A great moment in ’90s womanhood. Via TeenageFilm.com.
Tag Archives: teen
Have you heard about this crazy latter-day internet battle raging about a fax about Bikini Kill? Here’s the quick summary:
Seventeen years ago, Nils Berman, then of Sub Pop, sent a fax to some music journalists essentially discouraging them from covering Bikini Kill’s UK tour. Slim Moon recently posted about this on Bikini Kill’s new archive blog.
Music critic Everett True posted about the BK blog post on his blog, and then posted an email from Nils, who then participated in the long comments thread about women calling men rapists at BK shows, being marginalized as a gay man, and talent vs. community. Continue reading
http://www.youtube.com/watch?v=m8IwrpqTfEYAda, after reading Lisa’s chicklit article, and spending a little time laughing meanly to myself about the genre being “about and for today’s lukewarmest girls,” I felt compelled to do two things:
- Listen to Fiona Apple sing “Mistake” on repeat. (Lines include “I’m gonna make a mistake/I’m gonna do it on purpose” and “I’m gonna fuck it up again.”)
- Re-read Deborah Solomon’s interview with Cyndi Lauper from a few years ago. In it, Solomon says, “I think of ‘Girls Just Want to Have Fun’ as the first feminist-backlash song. It came out in the 80’s and goes against the preachy and high-minded tone of 70’s feminism.” Cyndi replies, “That’s not true! It’s totally feminist. It’s a song about entitlement. Why can’t women have fun?”
I was eight when that song came out, and I totally agree. Though the point I want to make here is that the song is actually about girls—a big focus of 90s feminism, from riot grrrl and Sassy to Carol Gilligan and the novel Girl. (An issue we might want to come back to in February when Marisa’s book on 90s music and girl power comes out.)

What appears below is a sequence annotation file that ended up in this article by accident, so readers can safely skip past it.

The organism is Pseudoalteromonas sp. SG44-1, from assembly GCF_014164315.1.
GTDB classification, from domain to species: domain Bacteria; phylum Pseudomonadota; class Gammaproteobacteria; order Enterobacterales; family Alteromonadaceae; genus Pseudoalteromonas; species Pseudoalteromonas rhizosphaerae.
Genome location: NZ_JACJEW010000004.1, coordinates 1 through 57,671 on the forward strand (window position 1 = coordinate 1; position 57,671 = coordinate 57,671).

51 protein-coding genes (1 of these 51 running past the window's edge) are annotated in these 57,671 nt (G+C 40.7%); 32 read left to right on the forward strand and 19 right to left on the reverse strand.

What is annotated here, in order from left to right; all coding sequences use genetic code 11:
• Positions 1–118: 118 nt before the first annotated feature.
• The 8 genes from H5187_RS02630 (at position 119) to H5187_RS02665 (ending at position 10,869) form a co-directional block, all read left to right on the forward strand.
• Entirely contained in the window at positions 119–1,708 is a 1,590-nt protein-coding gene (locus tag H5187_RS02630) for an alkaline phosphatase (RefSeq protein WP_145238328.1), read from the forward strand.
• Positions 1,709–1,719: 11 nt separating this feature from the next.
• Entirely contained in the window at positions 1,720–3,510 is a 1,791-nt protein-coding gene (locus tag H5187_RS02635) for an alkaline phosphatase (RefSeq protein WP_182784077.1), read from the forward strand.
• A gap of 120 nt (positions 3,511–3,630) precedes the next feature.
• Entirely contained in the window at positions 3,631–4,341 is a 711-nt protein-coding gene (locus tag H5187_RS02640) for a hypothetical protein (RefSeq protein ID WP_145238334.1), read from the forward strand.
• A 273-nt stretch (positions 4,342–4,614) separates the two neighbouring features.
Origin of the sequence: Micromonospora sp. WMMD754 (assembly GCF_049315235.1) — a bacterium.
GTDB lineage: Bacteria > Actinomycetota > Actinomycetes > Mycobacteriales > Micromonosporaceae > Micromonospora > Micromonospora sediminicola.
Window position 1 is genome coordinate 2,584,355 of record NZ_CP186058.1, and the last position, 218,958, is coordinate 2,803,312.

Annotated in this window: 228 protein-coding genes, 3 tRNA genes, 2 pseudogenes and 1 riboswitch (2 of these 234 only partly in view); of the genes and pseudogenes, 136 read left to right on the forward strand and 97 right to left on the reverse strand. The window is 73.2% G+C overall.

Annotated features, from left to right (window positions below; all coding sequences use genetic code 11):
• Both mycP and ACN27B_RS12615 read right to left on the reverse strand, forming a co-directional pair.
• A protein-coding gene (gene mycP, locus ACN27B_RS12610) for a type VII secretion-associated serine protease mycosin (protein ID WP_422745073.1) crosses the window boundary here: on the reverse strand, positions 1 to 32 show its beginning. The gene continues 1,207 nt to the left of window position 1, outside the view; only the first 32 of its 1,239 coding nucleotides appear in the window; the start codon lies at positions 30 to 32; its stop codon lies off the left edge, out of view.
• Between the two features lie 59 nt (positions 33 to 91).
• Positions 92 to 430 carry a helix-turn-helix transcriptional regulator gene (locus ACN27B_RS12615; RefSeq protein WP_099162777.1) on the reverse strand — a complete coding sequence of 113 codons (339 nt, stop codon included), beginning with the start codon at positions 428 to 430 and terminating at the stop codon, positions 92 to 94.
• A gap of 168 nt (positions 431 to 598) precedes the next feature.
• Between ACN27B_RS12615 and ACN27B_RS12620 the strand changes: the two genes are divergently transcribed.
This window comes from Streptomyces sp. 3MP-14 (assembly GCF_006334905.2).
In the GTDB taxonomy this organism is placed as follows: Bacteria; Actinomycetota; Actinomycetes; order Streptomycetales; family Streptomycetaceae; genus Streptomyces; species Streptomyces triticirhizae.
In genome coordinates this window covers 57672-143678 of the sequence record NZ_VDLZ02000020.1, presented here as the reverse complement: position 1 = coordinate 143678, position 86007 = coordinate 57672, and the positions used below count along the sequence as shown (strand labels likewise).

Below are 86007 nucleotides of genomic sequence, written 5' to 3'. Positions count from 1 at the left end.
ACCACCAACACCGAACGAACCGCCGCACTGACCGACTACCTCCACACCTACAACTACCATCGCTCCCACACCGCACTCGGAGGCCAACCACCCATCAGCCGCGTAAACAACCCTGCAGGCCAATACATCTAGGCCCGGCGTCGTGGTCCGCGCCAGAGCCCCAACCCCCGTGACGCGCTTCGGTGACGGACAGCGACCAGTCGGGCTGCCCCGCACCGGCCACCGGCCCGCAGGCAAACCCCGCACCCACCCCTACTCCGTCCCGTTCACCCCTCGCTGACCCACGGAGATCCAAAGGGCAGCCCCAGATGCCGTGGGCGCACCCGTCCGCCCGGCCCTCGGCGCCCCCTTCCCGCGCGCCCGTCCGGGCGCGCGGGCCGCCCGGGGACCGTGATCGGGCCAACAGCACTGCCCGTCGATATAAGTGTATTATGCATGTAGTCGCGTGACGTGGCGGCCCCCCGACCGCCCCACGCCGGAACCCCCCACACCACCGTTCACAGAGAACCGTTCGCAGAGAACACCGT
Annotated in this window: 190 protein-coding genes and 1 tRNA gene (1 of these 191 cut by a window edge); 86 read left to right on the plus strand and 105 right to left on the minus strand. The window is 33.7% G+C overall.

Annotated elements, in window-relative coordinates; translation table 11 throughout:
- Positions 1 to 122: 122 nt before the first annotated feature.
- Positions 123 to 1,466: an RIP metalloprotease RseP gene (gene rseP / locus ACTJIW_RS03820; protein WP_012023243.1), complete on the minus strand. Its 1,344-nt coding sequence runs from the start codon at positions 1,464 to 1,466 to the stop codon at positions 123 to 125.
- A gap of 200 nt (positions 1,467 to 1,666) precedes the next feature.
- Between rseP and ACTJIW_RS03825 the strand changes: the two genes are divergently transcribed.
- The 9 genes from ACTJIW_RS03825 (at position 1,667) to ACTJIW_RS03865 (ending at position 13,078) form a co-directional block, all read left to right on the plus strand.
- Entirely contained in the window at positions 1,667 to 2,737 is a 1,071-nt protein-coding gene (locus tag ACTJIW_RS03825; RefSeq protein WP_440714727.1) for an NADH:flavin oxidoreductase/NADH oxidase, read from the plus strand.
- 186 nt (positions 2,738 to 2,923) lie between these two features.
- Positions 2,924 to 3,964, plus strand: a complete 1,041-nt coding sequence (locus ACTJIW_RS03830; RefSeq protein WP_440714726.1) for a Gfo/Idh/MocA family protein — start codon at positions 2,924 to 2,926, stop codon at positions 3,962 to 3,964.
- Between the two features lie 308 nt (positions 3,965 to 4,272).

Kara, I just read Lisa Carver’s chick-lit article, which I hadn’t read since editing it five years ago. God, it is so amazing, and it provides jumping-off points for a million different 90s woman conversations.
You asked me why I thought Lisa encourages healthy recklessness. Rollerderby prioritized enthusiasm over pretty much everything else. When you live your life with that as your priority your life gets super interesting super fast. Continue reading
remember when thongs first became popular and everyone thought it was the end of civilization? except for the teenagers who were wearing them or hoping that their hook up was? i bet college students all over the u.s. are buying this american apparel update. (and though i have been going through a style regression since going back to school, i can assure you i wont be.)–kara
OMG, I can’t believe you are going to write about those dresses without showing them! Upload photos, please. In the early 90s, I mostly wore ripped jeans and cardigans. Also, sometimes, overalls with pigtails. Why did we dress like farmers, Kara? Was it a rebellion against the uptight academicism we were embracing simultaneously?
Later, we strategically ripped the necks out of our shirts as if we were being chafed by the tag and got carried away — also, I think, so the shirt would fall off our shoulders a little. We wore Revlon Blackberry lipstick but not a lot of other make-up. We dyed our hair a lot. But generally I feel like the uniform was fairly unisex, with the flannel shirts and all the shoulder-length hair. And wasn’t that so nice in a way? That men and women were able to turn each other on by dressing more or less the same, and so comfortably?
Of course, after all that frumpiness, I think it makes sense why as the nineties were ending all I wanted to wear were short skirts and high heels.
P.S. Here’s one of the other “sexy flannel” pictures I found while looking last night for a blog header. I do hope flannel makes a comeback.